As the COVID-19 public health emergency once again appears, at least for the moment, to be winding down, state governments are preparing for how to undo the Medicaid and Children’s Health Insurance Program expansions mandated by Congress and return to their pre-COVID eligibility criteria for the two major health care safety-net programs.

Under the temporary federal expansion of Medicaid and CHIP eligibility during the pandemic’s early days, states received enhanced federal matching funds for those programs in exchange for expanding their eligibility criteria and agreeing not to reconsider enrollees’ eligibility for the duration of the PHE.  With the prospect of that end now on the horizon, states are beginning to consider how they might go about reevaluating beneficiaries’ eligibility and paring their Medicaid and CHIP rolls.

With this situation in mind, the Kaiser Family Foundation and the Georgetown University Center for Children and Families surveyed the 50 states to see how they planned to go about what promises to be a challenging process.  Among their findings (taken directly from their published report):

  • States are required to develop plans for how they will prioritize outstanding eligibility and renewal actions when the continuous coverage requirement is lifted; just over half of states (27) have determined their approach.
  • Fifteen states indicate they will conduct electronic data matches to identify and target enrollees for priority action who may no longer be eligible after the continuous enrollment requirement is lifted.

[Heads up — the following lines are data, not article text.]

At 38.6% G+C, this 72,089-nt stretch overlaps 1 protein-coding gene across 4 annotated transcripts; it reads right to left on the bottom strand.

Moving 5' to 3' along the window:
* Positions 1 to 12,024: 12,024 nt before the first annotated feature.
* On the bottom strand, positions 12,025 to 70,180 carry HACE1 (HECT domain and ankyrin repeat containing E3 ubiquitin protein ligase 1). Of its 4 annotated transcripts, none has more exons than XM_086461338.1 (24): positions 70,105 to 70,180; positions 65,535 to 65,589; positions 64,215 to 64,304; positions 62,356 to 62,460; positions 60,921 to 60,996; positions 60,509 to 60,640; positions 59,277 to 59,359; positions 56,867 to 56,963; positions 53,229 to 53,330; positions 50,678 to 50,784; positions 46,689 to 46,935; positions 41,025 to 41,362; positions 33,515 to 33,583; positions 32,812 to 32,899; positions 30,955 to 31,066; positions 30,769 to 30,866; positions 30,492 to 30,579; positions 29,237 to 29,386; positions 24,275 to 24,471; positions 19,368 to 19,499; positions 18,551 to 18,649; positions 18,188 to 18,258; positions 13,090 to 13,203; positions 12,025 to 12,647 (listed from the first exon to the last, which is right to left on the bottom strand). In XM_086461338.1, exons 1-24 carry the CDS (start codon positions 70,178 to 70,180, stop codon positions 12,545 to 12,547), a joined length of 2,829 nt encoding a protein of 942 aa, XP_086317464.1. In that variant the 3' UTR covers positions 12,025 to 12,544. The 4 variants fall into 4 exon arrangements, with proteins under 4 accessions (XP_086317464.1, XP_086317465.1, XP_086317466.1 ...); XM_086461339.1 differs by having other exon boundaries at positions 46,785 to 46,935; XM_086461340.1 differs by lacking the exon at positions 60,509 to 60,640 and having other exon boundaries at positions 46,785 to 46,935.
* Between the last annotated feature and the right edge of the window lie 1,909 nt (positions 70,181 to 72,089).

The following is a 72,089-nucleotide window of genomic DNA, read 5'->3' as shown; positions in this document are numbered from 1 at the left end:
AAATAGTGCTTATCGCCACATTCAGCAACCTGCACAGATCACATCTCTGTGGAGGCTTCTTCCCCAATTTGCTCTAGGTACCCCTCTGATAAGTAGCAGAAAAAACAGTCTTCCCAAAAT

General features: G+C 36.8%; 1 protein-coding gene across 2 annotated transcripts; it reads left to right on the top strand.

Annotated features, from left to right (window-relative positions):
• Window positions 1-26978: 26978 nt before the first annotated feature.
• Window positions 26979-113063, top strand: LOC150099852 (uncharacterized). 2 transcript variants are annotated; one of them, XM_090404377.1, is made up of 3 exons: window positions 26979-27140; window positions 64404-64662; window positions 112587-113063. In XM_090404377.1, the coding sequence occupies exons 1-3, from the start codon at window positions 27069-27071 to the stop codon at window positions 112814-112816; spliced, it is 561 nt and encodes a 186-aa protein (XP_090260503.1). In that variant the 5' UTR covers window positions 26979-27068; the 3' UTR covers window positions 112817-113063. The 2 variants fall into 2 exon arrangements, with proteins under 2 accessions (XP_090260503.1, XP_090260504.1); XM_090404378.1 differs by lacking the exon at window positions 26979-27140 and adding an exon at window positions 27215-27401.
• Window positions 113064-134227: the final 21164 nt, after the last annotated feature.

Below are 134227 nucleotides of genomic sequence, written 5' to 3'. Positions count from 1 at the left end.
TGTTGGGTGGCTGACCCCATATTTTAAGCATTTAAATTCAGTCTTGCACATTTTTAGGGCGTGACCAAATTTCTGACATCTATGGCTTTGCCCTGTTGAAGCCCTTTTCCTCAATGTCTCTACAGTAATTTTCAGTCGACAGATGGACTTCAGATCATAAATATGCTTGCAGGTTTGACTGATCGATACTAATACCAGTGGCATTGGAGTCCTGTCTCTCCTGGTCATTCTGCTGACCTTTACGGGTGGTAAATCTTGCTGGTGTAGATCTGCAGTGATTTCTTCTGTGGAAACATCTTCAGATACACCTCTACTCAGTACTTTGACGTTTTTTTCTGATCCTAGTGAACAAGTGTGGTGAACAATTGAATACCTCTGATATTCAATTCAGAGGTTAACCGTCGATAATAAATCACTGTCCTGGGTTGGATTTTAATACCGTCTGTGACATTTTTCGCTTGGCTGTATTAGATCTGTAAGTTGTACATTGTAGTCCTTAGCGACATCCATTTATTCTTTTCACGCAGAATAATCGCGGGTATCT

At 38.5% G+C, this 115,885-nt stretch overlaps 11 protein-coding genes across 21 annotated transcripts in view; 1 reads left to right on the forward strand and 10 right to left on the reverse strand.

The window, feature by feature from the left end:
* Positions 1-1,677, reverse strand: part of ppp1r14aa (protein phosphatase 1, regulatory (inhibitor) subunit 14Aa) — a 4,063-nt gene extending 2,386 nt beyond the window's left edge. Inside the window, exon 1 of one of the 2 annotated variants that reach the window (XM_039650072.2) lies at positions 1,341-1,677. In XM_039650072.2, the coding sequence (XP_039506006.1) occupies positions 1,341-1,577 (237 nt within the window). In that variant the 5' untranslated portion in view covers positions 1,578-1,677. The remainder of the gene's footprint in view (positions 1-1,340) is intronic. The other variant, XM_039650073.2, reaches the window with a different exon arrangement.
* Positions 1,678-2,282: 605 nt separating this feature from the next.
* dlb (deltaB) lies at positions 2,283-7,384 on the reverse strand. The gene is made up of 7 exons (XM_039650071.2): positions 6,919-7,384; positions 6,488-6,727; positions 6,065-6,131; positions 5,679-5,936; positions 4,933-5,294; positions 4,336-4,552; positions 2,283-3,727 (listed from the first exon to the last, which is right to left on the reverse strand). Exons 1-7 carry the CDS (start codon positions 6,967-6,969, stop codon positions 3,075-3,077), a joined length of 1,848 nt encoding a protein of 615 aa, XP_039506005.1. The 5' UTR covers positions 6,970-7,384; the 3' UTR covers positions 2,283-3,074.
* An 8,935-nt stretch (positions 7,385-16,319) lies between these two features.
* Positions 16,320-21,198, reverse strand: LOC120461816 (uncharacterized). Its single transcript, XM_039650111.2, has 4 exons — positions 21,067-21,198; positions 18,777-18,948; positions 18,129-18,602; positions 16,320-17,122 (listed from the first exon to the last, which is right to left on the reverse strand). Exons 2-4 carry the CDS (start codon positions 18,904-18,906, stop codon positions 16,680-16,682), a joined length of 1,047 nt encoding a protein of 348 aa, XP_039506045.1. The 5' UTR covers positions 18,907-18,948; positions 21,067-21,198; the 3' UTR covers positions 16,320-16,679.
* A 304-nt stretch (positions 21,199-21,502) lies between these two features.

• The majority of states (39) plan to take up to a full year to process redeterminations and return to routine operations; however, nine states plan to resume normal operations more quickly.
  • When the continuous enrollment requirement is lifted, a majority of states (41) plan to follow-up with enrollees when action must be taken to avoid a loss of coverage due to missing information.
  • In preparation for the end of the PHE, states are taking steps to update enrollee mailing addresses.
  • Anticipating the need for additional staff resources at the end of the PHE, 30 states plan to take steps to boost staff capacity.
  • Most states are able to report key metrics needed to monitor the unwinding process.
  • In 20 states able to report, it is estimated that about 13% of Medicaid enrollees will be disenrolled when the continuous enrollment requirement ends.
  • Even during the PHE, states continue to streamline application processes and integrate non-MAGI [modified adjusted gross income] and non-health programs into the system that determines MAGI Medicaid eligibility.
  • While states cannot disenroll people, as of January 2022, most states (42) report processing ex parte renewals and sending renewal forms (30 states) to reduce backlogs in renewals at the end of the PHE. 
  • As of January 2022, Medicaid and CHIP eligibility was stable as the PHE protections remained in effect for the entirety of 2021.
  • Recent CMS guidance provides guardrails and flexibilities for states to promote continuity of coverage during the unwinding period; however, state decisions and actions will have implications for Medicaid enrollment.
  • The fate of the Build Back Better Act (BBBA) will have implications for overall coverage.

Learn more about what states are doing to prepare to tackle Medicaid enrollment when the PHE ends in this Kaiser Health News story and the full Kaiser/Georgetown report Medicaid and CHIP Eligibility and Enrollment Policies as of January 2022: Findings from a 50-State Survey.”